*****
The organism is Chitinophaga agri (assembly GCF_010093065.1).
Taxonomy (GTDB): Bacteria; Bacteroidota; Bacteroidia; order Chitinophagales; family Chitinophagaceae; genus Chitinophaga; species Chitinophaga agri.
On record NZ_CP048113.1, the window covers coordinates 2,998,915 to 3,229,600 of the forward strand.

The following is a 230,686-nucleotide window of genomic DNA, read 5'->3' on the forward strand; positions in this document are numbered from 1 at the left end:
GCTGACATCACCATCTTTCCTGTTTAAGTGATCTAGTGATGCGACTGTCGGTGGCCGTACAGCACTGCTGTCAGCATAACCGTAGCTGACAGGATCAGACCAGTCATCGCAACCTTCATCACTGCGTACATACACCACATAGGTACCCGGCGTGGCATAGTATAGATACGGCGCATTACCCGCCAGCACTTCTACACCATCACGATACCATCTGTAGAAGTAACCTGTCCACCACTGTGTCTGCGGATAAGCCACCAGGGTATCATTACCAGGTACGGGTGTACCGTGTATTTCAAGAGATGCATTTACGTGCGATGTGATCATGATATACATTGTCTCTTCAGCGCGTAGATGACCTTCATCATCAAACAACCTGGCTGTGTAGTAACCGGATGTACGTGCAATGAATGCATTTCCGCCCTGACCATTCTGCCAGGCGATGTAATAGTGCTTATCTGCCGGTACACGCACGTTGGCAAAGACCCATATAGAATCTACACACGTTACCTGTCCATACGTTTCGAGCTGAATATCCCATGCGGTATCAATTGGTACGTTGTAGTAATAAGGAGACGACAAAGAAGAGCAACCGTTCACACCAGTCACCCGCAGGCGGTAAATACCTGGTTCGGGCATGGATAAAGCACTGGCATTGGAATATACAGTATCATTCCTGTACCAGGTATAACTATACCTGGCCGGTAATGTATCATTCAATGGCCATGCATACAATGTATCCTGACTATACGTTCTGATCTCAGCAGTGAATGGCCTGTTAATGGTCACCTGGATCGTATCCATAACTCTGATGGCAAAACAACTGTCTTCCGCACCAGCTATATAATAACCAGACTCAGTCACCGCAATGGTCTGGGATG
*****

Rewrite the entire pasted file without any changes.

The organism is Chitinophaga agri (assembly GCF_010093065.1).
Taxonomy (GTDB): Bacteria; Bacteroidota; Bacteroidia; order Chitinophagales; family Chitinophagaceae; genus Chitinophaga; species Chitinophaga agri.
On record NZ_CP048113.1, the window covers coordinates 2,998,915 to 3,229,600 of the forward strand.

The following is a 230,686-nucleotide window of genomic DNA, read 5'->3' on the forward strand; positions in this document are numbered from 1 at the left end:
GCTGACATCACCATCTTTCCTGTTTAAGTGATCTAGTGATGCGACTGTCGGTGGCCGTACAGCACTGCTGTCAGCATAACCGTAGCTGACAGGATCAGACCAGTCATCGCAACCTTCATCACTGCGTACATACACCACATAGGTACCCGGCGTGGCATAGTATAGATACGGCGCATTACCCGCCAGCACTTCTACACCATCACGATACCATCTGTAGAAGTAACCTGTCCACCACTGTGTCTGCGGATAAGCCACCAGGGTATCATTACCAGGTACGGGTGTACCGTGTATTTCAAGAGATGCATTTACGTGCGATGTGATCATGATATACATTGTCTCTTCAGCGCGTAGATGACCTTCATCATCAAACAACCTGGCTGTGTAGTAACCGGATGTACGTGCAATGAATGCATTTCCGCCCTGACCATTCTGCCAGGCGATGTAATAGTGCTTATCTGCCGGTACACGCACGTTGGCAAAGACCCATATAGAATCTACACACGTTACCTGTCCATACGTTTCGAGCTGAATATCCCATGCGGTATCAATTGGTACGTTGTAGTAATAAGGAGACGACAAAGAAGAGCAACCGTTCACACCAGTCACCCGCAGGCGGTAAATACCTGGTTCGGGCATGGATAAAGCACTGGCATTGGAATATACAGTATCATTCCTGTACCAGGTATAACTATACCTGGCCGGTAATGTATCATTCAATGGCCATGCATACAATGTATCCTGACTATACGTTCTGATCTCAGCAGTGAATGGCCTGTTAATGGTCACCTGGATCGTATCCATAACTCTGATGGCAAAACAACTGTCTTCCGCACCAGCTATATAATAACCAGACTCAGTCACCGCAATGGTCTGGGATG